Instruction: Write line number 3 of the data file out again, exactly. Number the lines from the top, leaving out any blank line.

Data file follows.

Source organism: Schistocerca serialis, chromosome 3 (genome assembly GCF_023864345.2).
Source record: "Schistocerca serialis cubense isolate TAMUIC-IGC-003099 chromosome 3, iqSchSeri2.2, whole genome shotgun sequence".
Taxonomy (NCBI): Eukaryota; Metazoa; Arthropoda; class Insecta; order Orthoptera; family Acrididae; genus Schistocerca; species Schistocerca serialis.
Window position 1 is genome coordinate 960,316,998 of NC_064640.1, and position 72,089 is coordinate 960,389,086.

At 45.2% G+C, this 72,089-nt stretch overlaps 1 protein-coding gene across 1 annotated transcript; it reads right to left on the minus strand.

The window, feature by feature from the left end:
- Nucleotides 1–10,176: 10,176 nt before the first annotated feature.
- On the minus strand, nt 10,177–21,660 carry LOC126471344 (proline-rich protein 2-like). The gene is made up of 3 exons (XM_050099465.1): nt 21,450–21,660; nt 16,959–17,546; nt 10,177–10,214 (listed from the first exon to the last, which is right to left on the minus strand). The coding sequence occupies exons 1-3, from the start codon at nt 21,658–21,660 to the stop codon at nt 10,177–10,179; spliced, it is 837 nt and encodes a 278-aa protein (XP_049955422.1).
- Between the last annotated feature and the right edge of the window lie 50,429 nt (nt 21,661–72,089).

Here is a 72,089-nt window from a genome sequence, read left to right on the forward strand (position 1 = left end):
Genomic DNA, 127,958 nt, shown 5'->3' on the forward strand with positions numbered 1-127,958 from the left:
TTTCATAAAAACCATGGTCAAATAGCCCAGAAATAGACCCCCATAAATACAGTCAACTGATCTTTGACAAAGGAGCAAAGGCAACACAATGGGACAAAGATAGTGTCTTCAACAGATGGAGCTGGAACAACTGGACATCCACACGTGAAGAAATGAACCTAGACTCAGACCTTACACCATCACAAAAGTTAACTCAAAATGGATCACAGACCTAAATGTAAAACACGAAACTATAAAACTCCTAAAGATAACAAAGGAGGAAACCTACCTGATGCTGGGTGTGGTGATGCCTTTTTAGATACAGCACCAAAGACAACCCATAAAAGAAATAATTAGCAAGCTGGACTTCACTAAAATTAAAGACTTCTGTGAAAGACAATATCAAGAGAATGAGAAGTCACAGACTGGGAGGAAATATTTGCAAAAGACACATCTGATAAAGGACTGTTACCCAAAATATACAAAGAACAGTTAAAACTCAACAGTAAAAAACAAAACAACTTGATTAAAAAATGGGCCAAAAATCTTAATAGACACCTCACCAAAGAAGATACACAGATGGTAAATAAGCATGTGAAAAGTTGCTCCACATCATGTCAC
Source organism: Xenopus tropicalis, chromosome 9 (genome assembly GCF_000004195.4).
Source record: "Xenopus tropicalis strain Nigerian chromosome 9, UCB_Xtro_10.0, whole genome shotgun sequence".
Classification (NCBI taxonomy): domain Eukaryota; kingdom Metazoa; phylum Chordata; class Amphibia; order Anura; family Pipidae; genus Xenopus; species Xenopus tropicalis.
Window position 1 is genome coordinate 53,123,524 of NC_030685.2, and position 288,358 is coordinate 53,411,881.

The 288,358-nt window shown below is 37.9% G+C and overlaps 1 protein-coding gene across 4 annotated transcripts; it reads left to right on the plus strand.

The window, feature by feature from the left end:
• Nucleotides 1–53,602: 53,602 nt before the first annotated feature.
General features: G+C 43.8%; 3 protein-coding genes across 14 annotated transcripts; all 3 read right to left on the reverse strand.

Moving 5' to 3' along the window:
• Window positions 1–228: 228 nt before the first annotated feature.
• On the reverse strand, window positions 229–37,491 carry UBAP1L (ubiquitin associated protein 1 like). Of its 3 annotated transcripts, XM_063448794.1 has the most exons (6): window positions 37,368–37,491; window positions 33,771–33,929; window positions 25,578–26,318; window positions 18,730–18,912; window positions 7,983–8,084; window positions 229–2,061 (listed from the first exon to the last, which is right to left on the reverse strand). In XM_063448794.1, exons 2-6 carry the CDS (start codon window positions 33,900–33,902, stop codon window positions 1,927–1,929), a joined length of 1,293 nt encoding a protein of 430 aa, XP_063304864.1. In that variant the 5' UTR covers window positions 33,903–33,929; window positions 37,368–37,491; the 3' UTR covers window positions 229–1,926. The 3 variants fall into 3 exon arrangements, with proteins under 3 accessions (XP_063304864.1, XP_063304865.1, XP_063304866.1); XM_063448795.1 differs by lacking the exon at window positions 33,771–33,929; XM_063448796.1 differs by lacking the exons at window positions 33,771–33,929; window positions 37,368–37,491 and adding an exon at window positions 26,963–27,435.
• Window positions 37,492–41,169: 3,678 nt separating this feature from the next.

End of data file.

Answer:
Taxonomy (NCBI): Eukaryota; Metazoa; Arthropoda; class Insecta; order Orthoptera; family Acrididae; genus Schistocerca; species Schistocerca serialis.